As we move into 2021, new themes are popping up that have more to do with tension between the old world and the new—do we cling to the past or rush toward the future? I’ve heard of people who survived a tornado and when all was clear emerged from their basements to astonishing sights: one house completely demolished while the one next door was unharmed, while yet another had been picked up and set down a few blocks over. Bits and pieces of the old world sat uncomfortably next to the new. They wandered through their neighborhood in a state of grief and wonder, not knowing what familiar landmarks would be gone or rearranged. If nothing else, 2021 will be a year of rewriting our maps.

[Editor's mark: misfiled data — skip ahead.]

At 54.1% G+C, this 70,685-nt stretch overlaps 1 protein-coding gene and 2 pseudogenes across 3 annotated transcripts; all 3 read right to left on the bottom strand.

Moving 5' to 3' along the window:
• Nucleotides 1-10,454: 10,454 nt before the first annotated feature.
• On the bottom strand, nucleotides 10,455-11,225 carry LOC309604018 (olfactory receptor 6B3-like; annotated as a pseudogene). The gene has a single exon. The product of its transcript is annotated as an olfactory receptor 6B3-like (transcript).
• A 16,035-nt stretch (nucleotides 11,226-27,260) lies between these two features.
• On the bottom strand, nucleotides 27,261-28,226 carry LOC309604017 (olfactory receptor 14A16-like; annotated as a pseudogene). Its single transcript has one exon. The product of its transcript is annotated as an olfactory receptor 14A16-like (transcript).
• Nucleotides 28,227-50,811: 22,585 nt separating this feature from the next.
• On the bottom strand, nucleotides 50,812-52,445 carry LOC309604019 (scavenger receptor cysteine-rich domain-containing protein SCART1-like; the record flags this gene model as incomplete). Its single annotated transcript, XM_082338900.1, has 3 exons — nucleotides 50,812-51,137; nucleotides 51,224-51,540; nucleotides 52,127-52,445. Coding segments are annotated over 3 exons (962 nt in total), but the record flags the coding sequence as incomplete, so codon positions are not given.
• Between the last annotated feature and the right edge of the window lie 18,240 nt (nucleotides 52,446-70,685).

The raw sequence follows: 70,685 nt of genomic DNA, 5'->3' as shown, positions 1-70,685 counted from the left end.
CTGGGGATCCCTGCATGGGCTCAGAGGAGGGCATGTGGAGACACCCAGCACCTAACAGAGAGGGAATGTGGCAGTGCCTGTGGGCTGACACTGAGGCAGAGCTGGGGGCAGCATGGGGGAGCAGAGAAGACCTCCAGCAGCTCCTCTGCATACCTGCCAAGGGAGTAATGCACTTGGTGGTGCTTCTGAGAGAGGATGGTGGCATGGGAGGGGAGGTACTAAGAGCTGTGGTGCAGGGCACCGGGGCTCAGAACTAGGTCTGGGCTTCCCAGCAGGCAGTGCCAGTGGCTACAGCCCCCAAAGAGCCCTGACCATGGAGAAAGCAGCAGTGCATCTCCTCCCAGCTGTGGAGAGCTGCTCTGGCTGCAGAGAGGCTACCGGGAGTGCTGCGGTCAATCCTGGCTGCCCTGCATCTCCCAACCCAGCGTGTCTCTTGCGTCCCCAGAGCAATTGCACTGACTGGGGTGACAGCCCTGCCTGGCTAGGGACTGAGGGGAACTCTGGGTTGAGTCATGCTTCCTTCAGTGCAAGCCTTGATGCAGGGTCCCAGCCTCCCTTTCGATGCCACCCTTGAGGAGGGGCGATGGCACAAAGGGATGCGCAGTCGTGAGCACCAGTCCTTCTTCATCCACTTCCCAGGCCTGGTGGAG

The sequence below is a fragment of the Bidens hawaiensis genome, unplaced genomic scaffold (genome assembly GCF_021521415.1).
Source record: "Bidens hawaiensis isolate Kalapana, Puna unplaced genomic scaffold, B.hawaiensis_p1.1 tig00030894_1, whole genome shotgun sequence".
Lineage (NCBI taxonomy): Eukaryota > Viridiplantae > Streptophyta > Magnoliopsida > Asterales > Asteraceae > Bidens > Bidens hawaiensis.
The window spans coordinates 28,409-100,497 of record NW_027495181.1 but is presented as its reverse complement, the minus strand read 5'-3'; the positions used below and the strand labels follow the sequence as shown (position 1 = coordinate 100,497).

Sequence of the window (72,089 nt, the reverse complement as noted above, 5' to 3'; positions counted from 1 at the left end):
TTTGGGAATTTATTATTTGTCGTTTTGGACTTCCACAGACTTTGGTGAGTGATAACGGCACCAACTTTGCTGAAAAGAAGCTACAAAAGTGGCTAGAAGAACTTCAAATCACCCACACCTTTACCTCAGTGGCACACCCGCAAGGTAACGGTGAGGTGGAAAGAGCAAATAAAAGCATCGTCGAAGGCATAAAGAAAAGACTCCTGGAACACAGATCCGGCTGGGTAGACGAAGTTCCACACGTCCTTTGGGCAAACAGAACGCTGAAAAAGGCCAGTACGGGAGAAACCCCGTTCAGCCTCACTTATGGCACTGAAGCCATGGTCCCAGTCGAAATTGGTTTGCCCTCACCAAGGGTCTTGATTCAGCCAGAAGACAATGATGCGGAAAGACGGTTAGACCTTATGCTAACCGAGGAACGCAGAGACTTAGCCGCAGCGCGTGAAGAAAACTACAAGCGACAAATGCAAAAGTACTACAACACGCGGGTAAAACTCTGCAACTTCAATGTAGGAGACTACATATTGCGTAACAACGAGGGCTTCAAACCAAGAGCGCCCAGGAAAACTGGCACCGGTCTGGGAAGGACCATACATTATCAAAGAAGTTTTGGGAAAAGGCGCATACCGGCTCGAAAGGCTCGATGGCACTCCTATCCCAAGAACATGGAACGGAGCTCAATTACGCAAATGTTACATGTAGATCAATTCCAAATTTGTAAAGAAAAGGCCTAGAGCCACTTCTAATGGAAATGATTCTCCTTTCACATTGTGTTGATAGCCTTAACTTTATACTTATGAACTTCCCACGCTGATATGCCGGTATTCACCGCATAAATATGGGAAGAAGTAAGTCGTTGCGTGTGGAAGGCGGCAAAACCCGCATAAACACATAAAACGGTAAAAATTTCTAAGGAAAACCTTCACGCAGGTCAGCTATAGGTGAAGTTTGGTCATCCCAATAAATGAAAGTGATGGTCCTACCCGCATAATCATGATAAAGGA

Last year I posed some questions we might need to answer in 2020. One that still feels appropriate for 2021 is this: “How do we envision what comes next?” This year (and particularly this month) is heavily dominated by Aquarius energy. Aquarius demands change—specifically that we question the rules and structures of our society. Aquarius is the queerdo revolutionary of the zodiac—against assimilation, for free love and collective liberation, willing to be unpopular in pursuit of a better, stranger world. Both planets that have to do with society and its rules and beliefs (Saturn and Jupiter) are newly in Aquarius, and the Sun will meet them there this month. Mars, planet of hissy fits and catty vengeance, finally moves out of Aries but runs smack into a square with Saturn. When these two clash, it has all the subtlety of Dawn Davenport denied her cha cha heels.